Nigeria’s President Buhari is doing away with petrol subsidies
TIME IN NIGERIA sometimes seems to follow its own rhythm. When the government introduced petrol subsidies they were meant to last just six months. Some four decades later, they endure.
Africa’s biggest oil producer sometimes has the continent’s longest queues outside filling stations. Not one of its four refineries has produced a drop of petrol in more than a year. The reason is that the government forces oil companies to sell petrol at the pump for less than it is worth on international markets (with the state, belatedly, paying the difference). The subsidies have been a huge drain on the treasury: when oil prices were higher in 2011 they equalled almost 5% of GDP. The subsidies are often stolen. And when they are not, they encourage overconsumption of a planet-cooking fossil fuel.
Muhammadu Buhari, now in his second term as Nigeria’s president, has long promised to repair state-owned refineries to reduce the fuel-import bill. But he has also balked at letting them sell petrol at prices high enough to make refining profitable. Until now. Over the past few months the government has steadily lifted the retail price of fuel after announcing in June that it would phase out the subsidies. A litre now sells for 162 naira ($0.42), up from 121 naira in June.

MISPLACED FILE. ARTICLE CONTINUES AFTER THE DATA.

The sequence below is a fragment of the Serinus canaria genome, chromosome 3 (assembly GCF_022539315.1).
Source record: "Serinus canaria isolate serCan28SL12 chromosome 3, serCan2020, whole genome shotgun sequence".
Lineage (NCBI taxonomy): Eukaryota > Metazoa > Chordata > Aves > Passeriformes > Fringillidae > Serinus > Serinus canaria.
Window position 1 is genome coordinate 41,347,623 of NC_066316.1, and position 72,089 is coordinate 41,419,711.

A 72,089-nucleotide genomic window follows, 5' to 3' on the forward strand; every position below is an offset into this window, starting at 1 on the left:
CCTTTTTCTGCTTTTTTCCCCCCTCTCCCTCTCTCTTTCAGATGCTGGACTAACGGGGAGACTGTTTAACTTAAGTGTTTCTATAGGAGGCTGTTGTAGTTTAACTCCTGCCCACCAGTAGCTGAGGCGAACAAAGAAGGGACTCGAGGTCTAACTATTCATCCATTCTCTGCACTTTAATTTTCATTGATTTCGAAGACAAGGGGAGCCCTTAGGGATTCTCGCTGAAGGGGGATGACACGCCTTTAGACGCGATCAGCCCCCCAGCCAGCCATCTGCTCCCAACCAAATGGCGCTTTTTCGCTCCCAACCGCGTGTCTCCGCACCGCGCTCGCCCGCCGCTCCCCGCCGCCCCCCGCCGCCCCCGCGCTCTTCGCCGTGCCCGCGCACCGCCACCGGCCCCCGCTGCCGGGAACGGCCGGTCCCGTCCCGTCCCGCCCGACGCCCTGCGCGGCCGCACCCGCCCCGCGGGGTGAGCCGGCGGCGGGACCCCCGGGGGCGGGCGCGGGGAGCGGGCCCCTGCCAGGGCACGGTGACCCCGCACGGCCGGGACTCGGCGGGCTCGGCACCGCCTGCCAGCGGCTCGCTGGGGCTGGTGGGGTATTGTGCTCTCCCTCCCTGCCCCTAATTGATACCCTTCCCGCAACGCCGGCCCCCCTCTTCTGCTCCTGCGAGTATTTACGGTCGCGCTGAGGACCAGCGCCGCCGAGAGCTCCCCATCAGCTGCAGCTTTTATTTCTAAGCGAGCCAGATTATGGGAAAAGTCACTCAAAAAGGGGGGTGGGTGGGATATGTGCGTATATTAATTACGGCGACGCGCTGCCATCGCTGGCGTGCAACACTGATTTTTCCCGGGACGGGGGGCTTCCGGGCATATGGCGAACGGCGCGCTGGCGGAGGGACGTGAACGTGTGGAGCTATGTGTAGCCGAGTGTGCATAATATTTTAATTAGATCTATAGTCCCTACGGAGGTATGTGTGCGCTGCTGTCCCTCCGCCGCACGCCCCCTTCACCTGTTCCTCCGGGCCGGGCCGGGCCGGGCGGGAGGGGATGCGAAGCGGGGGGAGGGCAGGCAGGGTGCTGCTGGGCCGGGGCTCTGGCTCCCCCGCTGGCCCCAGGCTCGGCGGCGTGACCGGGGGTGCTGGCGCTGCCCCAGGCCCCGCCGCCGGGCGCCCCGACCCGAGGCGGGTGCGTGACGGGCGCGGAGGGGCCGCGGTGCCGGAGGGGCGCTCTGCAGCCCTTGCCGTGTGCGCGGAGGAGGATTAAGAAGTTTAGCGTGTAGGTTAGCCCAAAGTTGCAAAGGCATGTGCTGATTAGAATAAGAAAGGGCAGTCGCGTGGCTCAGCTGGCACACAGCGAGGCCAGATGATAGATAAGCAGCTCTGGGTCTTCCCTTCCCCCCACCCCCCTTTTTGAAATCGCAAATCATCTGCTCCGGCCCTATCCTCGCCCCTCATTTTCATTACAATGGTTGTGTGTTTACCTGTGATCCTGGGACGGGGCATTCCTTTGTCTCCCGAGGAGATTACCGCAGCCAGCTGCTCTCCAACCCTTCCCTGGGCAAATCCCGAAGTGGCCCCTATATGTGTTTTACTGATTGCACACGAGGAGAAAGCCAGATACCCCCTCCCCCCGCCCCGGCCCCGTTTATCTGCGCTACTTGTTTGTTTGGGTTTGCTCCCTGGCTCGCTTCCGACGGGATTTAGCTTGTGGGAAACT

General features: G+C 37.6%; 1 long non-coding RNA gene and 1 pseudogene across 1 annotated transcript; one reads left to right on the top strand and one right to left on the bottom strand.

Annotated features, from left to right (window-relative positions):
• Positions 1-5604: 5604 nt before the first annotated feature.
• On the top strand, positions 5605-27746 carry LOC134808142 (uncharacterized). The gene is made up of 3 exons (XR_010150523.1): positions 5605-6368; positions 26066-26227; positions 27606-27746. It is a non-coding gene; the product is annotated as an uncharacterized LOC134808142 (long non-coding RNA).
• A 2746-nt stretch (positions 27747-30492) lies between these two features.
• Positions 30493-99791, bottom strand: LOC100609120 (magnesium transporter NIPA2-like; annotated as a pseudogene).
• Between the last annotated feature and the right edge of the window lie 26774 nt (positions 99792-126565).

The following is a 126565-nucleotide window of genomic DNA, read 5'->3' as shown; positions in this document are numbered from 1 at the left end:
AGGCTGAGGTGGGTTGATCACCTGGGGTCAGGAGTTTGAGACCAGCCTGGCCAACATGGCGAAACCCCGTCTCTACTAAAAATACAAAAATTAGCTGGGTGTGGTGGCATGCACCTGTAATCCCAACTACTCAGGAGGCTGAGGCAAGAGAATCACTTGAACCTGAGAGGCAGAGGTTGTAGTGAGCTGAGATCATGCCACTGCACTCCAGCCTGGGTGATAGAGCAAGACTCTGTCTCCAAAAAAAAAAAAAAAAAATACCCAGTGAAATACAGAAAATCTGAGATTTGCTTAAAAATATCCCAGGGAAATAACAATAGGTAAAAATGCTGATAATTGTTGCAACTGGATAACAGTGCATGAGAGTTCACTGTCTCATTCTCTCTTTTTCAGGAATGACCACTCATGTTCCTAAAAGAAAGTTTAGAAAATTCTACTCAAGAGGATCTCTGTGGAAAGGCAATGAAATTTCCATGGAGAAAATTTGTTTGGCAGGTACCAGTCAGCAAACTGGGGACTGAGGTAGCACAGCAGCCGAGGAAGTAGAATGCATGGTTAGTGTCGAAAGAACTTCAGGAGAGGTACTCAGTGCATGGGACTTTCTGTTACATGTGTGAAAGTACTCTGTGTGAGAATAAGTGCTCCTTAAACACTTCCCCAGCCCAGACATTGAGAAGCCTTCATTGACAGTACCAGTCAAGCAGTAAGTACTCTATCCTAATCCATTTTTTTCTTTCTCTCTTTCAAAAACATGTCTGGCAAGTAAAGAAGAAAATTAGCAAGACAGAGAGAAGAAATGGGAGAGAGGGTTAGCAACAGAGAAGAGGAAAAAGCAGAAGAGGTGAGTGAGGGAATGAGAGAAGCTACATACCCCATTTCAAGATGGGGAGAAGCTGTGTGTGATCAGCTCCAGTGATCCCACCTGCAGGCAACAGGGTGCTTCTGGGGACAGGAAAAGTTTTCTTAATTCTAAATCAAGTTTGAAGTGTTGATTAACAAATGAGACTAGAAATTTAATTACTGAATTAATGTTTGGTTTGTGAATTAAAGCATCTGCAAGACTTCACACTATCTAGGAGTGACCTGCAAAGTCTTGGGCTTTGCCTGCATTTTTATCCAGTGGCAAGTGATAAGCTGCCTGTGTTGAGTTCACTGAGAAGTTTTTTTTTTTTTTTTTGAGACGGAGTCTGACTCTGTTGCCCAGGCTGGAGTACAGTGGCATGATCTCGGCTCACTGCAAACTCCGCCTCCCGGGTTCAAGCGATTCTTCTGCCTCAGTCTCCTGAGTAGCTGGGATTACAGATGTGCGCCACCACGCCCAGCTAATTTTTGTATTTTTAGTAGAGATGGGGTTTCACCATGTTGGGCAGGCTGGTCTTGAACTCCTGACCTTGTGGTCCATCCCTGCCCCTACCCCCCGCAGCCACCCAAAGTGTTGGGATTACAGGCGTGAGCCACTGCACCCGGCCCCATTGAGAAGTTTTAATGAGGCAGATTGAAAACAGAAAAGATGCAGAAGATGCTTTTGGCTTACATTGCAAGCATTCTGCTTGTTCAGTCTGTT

These reforms have irked opposition parties and trade unions. Labour bosses threatened strikes, as they did when a previous government tried to end petrol subsidies in 2012. Then, after ten days of protests and 12 deaths (mostly from police bullets), the government backed down and reduced subsidies instead of eliminating them.
This time the government has little choice but to hold firm. The World Bank reckons Nigeria’s economy will shrink by 3.2% this year, its worst recession in four decades. Government revenues are slumping, leaving little cash to support the more than 40% of Nigerians who are extremely poor, let alone provide subsidised petrol to middle-class motorists.
The economic crisis also seems to have dampened the unions’ fighting spirit. Low oil prices mean that the loss of the subsidies is not being felt as keenly as in 2012. They called off a nationwide strike scheduled for September 28th after talks with the government. They did not leave empty-handed: the government put on hold planned increases in electricity prices, which are needed to make it profitable for companies to generate the stuff. The unions, it seems, would rather have cheap imaginary power than slightly dearer juice that actually comes out of the socket. ■
This article appeared in the Middle East & Africa section of the print edition under the headline "Fuel me once"
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